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Tuberculosis and Pregnancy
Jul 1, 2006

The problem of pulmonary tuberculosis in pregnancy has attracted the attention of doctors for many years and it is still a current issue. Modern researchers and physicians divide tuberculosis into several independent problems which have difficult solutions. On the one hand, there is the influence of tuberculosis on the course of pregnancy and child delivery as well as on the health of a mother and her child. On the other hand, there is the influence of pregnancy and childbirth, the puerperal period and lactation on the course and progress of tuberculosis.

Research on how pregnancy influences the course of tuberculosis has been carried out for many years. Even in the oldest available documents we can find instructions for “personal precautions” and preventative measures against tuberculosis, as well as thoughts about pregnancy and tuberculosis. In 1400 BC the Law of Manu from ancient India prohibited marriages to girls from families with tuberculosis. In different world religions, including Islam and Christianity, there are special restrictions concerning people who suffer from this illness.

In ancient times Hippocrates and Galen taught that pregnancy has a positive influence on the function of lungs. But the Islamic doctors, Arabian as well as Spanish, of the Cordoba Caliphate considered that the blessed process of pregnancy must not be complicated by pulmonary diseases.

With time European medical science changed its point of view. From the second part of the 17th century until the beginning of the 19th century doctors considered that pregnancy had a bad effect on the course of tuberculosis, but then the situation, for some reason, changed. Doctors began to think that pregnancy had a good influence on lung diseases. They even started to advise girls who were susceptible to tuberculosis to marry. Time passed and doctors began to change their opinion on tuberculosis in pregnancy and the extremes in views became less obvious. This happened due to the introduction of an artificial pneumothorax into the treatment of tuberculosis.

Since then the third period in the understanding of the relationship between pregnancy and tuberculosis has begun. The opinion about the course of tuberculosis in pregnant women has changed due to the successful therapy of tuberculosis with the help of the artificial pneumothorax.

During the gestation period, all the organs and tissues of the entire organism experience an increased load, as they are trying to satisfy both their own needs and that of the developing fetus. These morphological and functional changes do not lead to any pathological state in the mother if she is healthy and her course of pregnancy is normal. If the woman’s organism has been weakened by a chronic immunodeficiency due to poor environmental conditions or if she has a tuberculosis process in her organism, then functional changes and tissue dystrophies can develop in her nervous system which will lead to metabolic disorders. Changes in ergasia caused by pregnancy and connected with changes in higher nervous activity, as well as with endocrine reorganization, can influence the development and the course of the tubercular process.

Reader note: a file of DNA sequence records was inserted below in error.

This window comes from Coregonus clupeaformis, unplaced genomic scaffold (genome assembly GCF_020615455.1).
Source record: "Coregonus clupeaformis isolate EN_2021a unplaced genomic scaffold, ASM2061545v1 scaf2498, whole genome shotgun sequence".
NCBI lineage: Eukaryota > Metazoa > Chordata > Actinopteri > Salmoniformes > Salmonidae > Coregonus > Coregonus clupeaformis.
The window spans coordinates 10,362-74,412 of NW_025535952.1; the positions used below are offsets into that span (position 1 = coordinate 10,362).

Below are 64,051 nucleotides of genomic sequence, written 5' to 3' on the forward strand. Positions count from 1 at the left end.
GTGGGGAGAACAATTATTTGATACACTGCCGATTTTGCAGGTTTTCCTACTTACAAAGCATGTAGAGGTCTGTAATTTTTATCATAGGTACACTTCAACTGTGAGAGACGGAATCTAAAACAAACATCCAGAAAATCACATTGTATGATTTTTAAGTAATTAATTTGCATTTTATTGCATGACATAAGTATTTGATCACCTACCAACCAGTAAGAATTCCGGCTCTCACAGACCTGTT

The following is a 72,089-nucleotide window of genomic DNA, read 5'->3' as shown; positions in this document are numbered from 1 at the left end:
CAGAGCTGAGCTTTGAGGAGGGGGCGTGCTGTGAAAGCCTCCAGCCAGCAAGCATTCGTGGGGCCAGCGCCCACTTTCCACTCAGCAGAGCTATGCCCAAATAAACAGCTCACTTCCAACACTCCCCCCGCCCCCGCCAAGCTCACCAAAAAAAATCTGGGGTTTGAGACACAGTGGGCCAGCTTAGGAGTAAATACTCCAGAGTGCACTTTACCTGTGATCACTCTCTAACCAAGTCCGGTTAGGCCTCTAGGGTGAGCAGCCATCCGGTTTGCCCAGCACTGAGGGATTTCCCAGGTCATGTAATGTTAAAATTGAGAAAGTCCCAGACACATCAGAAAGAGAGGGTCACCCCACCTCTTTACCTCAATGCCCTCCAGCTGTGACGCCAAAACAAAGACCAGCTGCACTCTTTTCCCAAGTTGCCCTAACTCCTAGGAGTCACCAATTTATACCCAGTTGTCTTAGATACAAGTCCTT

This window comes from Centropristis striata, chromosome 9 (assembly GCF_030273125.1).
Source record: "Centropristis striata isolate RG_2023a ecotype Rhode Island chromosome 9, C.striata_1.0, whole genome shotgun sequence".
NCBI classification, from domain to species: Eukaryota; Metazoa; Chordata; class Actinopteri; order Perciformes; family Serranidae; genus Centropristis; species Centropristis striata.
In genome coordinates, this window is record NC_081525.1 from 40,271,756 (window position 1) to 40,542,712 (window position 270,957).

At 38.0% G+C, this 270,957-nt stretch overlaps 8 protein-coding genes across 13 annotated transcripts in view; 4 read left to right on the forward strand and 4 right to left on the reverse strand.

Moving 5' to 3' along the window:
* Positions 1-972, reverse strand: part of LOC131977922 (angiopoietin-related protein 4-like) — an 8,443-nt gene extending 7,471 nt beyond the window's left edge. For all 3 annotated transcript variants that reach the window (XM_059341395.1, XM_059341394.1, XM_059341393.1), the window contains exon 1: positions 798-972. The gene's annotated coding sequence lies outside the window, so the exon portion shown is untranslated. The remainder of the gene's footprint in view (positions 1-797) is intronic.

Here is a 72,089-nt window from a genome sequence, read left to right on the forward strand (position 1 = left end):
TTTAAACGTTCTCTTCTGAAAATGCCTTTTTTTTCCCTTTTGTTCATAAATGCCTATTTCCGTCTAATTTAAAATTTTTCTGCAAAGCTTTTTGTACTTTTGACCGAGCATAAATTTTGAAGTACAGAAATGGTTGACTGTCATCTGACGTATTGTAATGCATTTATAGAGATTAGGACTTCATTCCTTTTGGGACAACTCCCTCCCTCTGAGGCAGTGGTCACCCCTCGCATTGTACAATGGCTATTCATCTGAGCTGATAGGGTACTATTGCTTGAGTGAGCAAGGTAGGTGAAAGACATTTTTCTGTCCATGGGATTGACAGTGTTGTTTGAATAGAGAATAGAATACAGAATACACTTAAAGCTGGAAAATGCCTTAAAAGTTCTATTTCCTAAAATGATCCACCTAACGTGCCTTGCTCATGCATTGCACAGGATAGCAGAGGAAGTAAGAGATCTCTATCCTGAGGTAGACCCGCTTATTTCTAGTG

Before penicillin was discovered, pregnancy usually led to the progression of the disease and in many cases even ended fatally. Nowadays due to the use of effective antituberculous medicines the attitude towards possible pregnancy of women who have active tuberculosis has considerably changed.

Tuberculosis in a pregnant woman usually starts in an acute form; at this stage infiltrative forms of the disease with necrogenic and bacterioexcretion prevail, often combined with exudative pleurisy, trachea, larynx and bronchi lesions.

Frequent consecutive pregnancies have a negative effect on the state of women who suffer from tuberculosis; they weaken the organism and can cause the recrudescence of the tuberculosis process. This is very typical of many families in poor Asian and African countries. More than half of all pregnant women suffering from an active form of tuberculosis experience a progressive iron deficiency anemia during the first three months of pregnancy and in the second trimester of pregnancy this can be observed in almost all patients. Malaria is also widespread in Asian and African countries that are situated to the south of Sahara and are the second reason for iron deficiency anemia.

According to modern views, one of the reasons for the recrudescence of the tubercular process during pregnancy is an irregular or non-systematic treatment of this illness or the absence of any treatment at all. The recrudescence of the process observed in those suffering from destructive pulmonary tuberculosis is caused by the severity of the illness itself when new conditions for the organism occur. In this case, pregnancy begins against the background of an advanced chronic immune deficiency. At the same time, due to the feto-placental complex operation, functional changes in the nervous, respiratory, cardiovascular and urinary systems, as well as hormonal changes, in the organism of a pregnant woman take place.

Moreover, the development of the fetal skeleton requires calcium which is absorbed not only via the blood of the mother, but also from the healed niduses of tuberculosis and as a result, the progression of a specific process can appear.

The reactivation of the tubercular process happens due to a decrease in the responsiveness of the organism and because of an increase in the activity of the reproductive hormones and the loosening of the connective tissues which are physiologically involved in pregnancy. The amount of plasma and extra vascular fluid increases. Due to these changes, a swelling and loosening in the inactive tubercular niduses with the mycobacteria of tuberculosis can appear. And loosening, in its turn, enables a lymphohematogenous spread of mycobacteria.

In addition to these, the delivery of a child leads to a speedy reorganization of all the functions of the organism; lactation and nursing in their turn are combined with an increased loss daily of nutritious matters and a large amount of protein and fats. In case of destructive pulmonary tuberculosis, due to the fact that the diaphragm descends (resulting in the abdominal decompression ceasing to have a therapeutic action of pneumoperitoneum) bronchogenic dissemination appears in the unaffected parts of the lungs.